Mariners ace Felix Hernandez had his work cut out for him in battle with Twins' Liam Hendriks.
By TYLER MASONFS North
MINNEAPOLIS — Felix Hernandez's
Seattle Mariners teammates are running out of superlatives to call their ace.
King Felix will continue to do just fine.
Two starts after tossing a perfect game against the Tampa Bay Rays, Hernandez picked up another complete game shutout Monday against Minnesota. He wasn't quite perfect, but the 26-year-old right-hander was certainly impressive in a 1-0 win over the Twins in which Hernandez allowed just five hits. He struck out five in his fifth complete game of the season to outduel Minnesota starter Liam Hendriks, who also went the distance.
Monday's outing continued a special streak that Hernandez has put together since the middle of June. After giving up five runs in a 5-4 loss to San Diego on June 12, Hernandez has gone 9-0 with an ERA of 1.40 in 14 starts. During that stretch, he's tallied 100 strikeouts and walked just 17. In 10 of those 14 starts, Hernandez has allowed one or zero runs.
Simply put, Hernandez is pitching in an entirely different stratosphere right now.
"It's just special stuff," said Mariners skipper Eric Wedge.
Perhaps the most impressive inning Monday for Hernandez was one in which he allowed a leadoff triple to Justin Morneau. The Twins first baseman sent a deep drive to right-center field that was hit off the wall and resulted in a leadoff triple in the seventh inning.
In many parks, Morneau's blast would have been a home run. But with a high wall in right-center at Target Field, the ball stayed in play -- much to the surprise of Hernandez.
"I thought it was out," said Hernandez, who made his second career start at Target Field. "Did you see my reaction? I was like, 'Oh, man.'"
What happened next was an example of why Hernandez is a candidate to win the second Cy Young of his eight-year career. With Morneau on third and nobody out, Hernandez never panicked. Like a true competitor, he went after each ensuing Twins batter.
Designated hitter Ryan Doumit grounded out to first baseman Justin Smoak for the first out, preventing Morneau from scoring. Three pitches later, Minnesota third baseman Trevor Plouffe hit a 1-1 pitch to second baseman Dustin Ackley. Again, Morneau stayed at third.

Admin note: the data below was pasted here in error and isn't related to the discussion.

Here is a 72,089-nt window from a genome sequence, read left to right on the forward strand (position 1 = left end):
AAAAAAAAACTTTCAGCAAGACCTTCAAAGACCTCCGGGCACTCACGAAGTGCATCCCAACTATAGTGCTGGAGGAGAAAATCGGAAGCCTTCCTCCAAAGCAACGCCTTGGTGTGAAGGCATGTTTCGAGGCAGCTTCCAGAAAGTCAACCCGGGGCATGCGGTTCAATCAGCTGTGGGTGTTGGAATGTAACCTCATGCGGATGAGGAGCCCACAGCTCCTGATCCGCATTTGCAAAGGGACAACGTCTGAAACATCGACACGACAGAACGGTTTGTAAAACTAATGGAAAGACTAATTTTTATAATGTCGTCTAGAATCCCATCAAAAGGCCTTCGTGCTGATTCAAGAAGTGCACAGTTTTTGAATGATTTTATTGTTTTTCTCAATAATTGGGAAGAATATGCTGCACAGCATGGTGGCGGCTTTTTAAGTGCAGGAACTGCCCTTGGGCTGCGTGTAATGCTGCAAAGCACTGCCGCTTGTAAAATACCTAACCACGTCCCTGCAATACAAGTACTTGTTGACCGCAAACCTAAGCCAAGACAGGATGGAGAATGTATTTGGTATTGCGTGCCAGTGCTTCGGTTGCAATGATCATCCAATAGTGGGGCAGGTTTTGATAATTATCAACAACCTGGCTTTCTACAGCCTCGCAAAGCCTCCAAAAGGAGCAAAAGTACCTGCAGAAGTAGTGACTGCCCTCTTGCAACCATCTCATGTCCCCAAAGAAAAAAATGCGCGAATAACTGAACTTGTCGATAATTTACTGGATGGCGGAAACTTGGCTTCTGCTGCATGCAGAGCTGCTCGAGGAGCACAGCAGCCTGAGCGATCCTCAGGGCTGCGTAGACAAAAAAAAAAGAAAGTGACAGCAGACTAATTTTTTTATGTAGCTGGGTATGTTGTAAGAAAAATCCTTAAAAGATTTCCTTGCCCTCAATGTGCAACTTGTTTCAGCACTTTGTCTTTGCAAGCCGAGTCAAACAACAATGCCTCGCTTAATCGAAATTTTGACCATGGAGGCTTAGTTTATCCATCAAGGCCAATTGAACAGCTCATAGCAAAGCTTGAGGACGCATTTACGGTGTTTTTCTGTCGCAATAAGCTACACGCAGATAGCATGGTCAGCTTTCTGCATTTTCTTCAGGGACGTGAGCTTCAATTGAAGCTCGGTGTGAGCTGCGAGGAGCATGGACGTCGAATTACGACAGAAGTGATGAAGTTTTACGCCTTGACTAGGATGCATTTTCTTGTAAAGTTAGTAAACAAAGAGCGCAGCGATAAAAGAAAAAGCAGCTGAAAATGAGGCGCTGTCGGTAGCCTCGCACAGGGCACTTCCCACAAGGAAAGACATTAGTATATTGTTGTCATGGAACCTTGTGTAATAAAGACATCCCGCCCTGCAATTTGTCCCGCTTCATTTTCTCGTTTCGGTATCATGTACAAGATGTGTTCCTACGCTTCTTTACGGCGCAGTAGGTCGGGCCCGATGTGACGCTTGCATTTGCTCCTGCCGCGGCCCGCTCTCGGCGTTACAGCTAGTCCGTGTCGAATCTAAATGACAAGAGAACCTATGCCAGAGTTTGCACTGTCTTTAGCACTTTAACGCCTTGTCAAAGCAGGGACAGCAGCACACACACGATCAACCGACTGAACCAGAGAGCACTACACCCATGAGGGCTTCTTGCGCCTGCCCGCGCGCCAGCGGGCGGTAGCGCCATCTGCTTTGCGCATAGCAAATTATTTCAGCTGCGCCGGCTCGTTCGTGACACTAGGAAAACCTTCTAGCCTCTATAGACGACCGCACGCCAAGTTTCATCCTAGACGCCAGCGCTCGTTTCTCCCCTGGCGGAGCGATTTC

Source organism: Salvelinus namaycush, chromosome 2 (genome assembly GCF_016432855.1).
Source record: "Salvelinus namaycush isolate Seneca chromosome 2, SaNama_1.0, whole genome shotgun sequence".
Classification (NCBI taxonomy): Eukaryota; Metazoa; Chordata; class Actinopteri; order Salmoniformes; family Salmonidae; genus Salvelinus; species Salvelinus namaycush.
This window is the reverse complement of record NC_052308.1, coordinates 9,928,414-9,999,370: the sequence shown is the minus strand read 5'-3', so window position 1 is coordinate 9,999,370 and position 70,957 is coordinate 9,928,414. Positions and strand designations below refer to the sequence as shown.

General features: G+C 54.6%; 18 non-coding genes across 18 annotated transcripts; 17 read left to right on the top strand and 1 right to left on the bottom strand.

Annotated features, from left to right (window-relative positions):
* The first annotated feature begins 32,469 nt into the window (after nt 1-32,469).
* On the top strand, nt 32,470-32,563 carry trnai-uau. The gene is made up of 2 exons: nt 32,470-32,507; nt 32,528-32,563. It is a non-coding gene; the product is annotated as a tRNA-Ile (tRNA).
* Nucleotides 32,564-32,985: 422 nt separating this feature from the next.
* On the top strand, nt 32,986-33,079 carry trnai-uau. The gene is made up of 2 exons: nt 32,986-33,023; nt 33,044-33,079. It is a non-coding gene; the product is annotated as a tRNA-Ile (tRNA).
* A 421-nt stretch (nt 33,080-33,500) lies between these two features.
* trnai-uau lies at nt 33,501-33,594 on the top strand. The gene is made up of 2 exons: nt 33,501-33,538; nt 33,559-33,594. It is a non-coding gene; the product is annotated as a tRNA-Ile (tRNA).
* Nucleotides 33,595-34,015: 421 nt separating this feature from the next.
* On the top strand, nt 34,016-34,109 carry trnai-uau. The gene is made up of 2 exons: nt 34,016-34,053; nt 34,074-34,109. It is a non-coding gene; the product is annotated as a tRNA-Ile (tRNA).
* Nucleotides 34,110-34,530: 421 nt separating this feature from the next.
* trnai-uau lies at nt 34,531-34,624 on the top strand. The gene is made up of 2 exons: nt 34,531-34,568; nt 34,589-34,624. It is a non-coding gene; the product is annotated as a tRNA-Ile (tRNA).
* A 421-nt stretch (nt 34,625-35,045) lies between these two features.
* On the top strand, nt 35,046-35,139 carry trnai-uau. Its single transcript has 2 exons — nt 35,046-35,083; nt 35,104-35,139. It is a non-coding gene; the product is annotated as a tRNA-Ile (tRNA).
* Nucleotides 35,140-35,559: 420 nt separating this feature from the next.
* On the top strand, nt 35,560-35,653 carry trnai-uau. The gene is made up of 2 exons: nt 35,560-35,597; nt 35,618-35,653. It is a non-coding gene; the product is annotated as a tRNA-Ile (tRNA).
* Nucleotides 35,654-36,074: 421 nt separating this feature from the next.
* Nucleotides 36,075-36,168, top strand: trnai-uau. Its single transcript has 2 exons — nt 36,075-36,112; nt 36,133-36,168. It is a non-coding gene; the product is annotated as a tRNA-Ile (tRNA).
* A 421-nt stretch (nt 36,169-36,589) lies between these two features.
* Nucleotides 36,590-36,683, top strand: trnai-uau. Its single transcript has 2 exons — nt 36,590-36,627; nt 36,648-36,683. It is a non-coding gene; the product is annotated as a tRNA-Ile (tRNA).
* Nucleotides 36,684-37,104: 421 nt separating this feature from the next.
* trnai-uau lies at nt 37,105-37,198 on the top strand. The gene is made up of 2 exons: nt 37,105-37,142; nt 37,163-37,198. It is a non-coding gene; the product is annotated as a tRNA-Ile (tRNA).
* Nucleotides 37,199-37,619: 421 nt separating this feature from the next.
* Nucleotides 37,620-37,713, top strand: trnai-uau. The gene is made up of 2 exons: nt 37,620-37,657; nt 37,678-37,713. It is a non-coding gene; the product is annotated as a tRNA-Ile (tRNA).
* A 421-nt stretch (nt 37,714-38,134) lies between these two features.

With two outs, Hernandez fully escaped the jam by getting Jamey Carroll to ground out on yet another first-pitch swing.
"It just seemed like they were just a little overanxious," Mariners catcher John Jaso said of the Twins. "(Hernandez) didn't change anything. He didn't try to throw anything more nasty or anything like that. It was the same stuff."
King Felix has been throwing that same stuff for most of the season. But over the past two-and-a-half months, it's been even more effective. Over his past 12 starts, Hernandez has pitched five shutouts -- four, including Monday's, were 1-0 victories. In doing so, Hernandez became just the third pitcher since 1969 to win four 1-0 ball games. Fergie Jenkins did so in 1974, while Bert Blyleven also accomplished the feat in 1976.
Seattle isn't scoring many runs this season -- just 506 prior to Monday, which was the fewest in the American League. But whenever Hernandez takes the mound, he doesn't need much from the Mariners offense.
"It seems like all he needs is one run," Jaso said. "It's definitely nice to get more."
The numbers for Hernandez are certainly impressive. He's allowed just one earned run in his last 27-2/3 innings. He lowered his Major League-best ERA to 2.43 with Monday's shutout. His five shutouts are also the most in baseball.
But his demeanor on the mound every time he pitches is equally admirable. Clinging to a 1-0 lead Monday, Hernandez was set to face the heart of Minnesota's order in Joe Mauer, Josh Willingham and Justin Morneau. Unfazed, Hernandez mowed through the ninth inning, getting Morneau to ground into a game-ending double play.
"I'm a competitive guy. I've just got to go out there and do my thing," Hernandez said. "I've got to throw strikes. It's a hard part of the lineup, so I've got to make good pitches."
Hernandez made good pitches from pitch No. 1 to pitch No. 100, on a night in which he had to in order to keep his team in the game. Hendriks' lone mistake was a solo homer by Eric Thames in the eighth inning that proved to be the difference. Even during the best game of his young career, Hendriks was outdone by another gem from Hernandez.
Once again, King Felix reigned for Seattle.
"He's a competitor every time he goes out there," Jaso said. "It's nice to have him. Every team wants five of him."